​Post submitted by Noël Gordon, former HRC Senior Program Specialist for HIV Prevention and Health Equity.

In a major win for equality and justice, federal judge Shira A. Schiendlin found that New York City’s Stop-and-Frisk policy violated the constitutional rights of people of color living in New York.

In a decision spanning 193 pages, Judge Schiendlin found that New York City “adopted a policy of indirect racial profiling by targeting racially defined groups for stops based on local crime suspect data.” Although the ruling does not call for a complete end to stop-and-frisk, it does install a federal monitor to oversee reforms and requires the city to solicit input from the people most affected.

Schiendlin’s ruling is an important win for racial justice advocates who have long criticized New York City’s discriminatory policy. It is also a win for those disproportionately singled out by the practice, including LGBT communities, immigrants, homeless people, some religious minorities, low-income people, residents of certain neighborhoods or public housing, youth, and people with disabilities.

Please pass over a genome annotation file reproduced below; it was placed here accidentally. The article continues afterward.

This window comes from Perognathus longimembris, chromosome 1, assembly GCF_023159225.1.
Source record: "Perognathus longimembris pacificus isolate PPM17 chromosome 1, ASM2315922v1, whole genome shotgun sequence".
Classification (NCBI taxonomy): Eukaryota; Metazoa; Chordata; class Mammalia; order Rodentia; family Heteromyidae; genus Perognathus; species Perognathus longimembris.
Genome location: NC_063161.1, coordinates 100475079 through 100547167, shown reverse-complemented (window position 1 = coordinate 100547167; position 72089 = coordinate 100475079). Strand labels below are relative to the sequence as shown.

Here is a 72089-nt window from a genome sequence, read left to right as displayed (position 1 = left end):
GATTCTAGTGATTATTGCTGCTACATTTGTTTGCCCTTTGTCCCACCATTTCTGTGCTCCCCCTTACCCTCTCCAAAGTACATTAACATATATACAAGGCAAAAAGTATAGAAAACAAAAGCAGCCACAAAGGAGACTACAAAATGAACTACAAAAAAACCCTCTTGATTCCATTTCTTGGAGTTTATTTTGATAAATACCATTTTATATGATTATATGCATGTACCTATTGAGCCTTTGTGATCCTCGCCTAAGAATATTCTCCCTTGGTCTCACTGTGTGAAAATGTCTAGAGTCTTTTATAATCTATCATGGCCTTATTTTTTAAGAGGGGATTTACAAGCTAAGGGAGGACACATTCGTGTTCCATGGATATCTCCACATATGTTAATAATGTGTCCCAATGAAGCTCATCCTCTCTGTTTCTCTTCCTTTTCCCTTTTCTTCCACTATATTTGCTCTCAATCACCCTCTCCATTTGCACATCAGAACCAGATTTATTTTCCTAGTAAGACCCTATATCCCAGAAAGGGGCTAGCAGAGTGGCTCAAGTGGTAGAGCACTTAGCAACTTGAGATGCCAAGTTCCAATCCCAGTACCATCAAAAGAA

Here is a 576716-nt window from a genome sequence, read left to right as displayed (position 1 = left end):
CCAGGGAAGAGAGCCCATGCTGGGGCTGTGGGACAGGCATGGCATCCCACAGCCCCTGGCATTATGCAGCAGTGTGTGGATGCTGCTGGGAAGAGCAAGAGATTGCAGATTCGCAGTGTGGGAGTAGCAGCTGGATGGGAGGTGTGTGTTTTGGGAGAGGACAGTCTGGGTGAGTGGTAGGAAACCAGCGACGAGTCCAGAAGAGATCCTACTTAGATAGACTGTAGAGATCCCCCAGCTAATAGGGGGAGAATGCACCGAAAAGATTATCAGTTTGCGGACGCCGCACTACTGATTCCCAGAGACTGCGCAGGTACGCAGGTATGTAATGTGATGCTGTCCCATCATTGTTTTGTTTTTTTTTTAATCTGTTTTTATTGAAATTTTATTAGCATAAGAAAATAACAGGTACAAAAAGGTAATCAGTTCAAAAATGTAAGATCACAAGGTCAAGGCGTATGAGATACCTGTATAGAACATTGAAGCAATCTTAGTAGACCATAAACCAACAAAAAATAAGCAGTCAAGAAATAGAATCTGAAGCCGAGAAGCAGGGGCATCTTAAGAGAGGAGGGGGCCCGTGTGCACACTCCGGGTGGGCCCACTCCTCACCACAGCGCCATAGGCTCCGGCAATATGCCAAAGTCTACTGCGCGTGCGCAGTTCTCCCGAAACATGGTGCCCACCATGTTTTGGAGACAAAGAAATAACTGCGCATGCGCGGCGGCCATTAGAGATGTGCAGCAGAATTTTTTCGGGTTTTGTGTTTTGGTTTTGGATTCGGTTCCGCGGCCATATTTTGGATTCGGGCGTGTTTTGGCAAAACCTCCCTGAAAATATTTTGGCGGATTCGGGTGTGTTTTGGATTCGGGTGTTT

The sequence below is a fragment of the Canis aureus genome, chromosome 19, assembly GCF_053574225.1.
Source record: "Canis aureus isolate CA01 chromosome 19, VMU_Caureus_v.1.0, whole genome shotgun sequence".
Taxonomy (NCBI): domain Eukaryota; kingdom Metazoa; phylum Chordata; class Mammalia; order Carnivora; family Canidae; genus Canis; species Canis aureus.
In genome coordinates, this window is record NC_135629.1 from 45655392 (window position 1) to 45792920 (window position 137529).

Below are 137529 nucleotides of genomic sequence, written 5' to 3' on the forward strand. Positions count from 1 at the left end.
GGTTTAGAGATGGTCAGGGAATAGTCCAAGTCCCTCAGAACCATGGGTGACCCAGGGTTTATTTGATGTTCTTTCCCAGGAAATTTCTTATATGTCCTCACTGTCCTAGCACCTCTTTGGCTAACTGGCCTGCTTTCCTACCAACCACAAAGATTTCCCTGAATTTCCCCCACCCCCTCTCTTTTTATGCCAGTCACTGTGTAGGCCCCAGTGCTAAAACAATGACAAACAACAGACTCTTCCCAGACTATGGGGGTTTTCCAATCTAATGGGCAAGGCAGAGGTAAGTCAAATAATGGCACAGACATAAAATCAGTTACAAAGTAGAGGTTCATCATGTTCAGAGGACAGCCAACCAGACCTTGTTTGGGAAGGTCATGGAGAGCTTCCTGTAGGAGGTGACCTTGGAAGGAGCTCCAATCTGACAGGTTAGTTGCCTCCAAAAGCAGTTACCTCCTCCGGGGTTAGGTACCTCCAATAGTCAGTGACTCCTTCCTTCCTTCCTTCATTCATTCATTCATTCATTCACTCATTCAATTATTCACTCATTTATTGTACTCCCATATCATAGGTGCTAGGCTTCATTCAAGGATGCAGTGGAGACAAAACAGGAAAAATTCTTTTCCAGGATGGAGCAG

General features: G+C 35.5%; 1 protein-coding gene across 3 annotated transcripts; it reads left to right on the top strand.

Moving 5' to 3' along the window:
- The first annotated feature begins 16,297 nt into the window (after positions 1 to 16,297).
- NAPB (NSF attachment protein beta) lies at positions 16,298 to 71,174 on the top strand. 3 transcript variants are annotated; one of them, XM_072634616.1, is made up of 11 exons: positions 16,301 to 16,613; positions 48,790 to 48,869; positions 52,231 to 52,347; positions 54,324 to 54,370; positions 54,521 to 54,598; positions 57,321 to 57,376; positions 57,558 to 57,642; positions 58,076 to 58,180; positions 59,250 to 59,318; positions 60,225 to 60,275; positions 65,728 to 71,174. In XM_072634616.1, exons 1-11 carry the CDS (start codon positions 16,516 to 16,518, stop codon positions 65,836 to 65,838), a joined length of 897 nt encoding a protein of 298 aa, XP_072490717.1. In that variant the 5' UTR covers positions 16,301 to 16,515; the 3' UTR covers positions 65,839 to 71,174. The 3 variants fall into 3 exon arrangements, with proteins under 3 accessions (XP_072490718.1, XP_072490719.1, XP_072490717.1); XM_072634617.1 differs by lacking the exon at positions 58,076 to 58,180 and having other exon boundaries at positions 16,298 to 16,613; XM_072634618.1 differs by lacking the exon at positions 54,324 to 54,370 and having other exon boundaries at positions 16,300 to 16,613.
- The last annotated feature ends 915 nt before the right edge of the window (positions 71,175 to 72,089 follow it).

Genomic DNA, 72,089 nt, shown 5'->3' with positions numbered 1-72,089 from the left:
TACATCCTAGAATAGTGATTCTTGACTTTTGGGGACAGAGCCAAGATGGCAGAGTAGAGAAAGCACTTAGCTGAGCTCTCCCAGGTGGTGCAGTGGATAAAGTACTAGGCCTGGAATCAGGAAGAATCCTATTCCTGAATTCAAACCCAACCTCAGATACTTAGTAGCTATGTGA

In fact, a 2012 report by the Center for Constitutional Rights found that “it [was] a common occurrence for people to be subjected to stop-and-frisk because of their sexuality or gender expression.” 

Last year, HRC stood with NAACP President Ben Jealous, the Rev. Al Sharpton, New York City Council Speaker Christine Quinn, SEIU 1199 President George Gresham and others to oppose the unjust policy.

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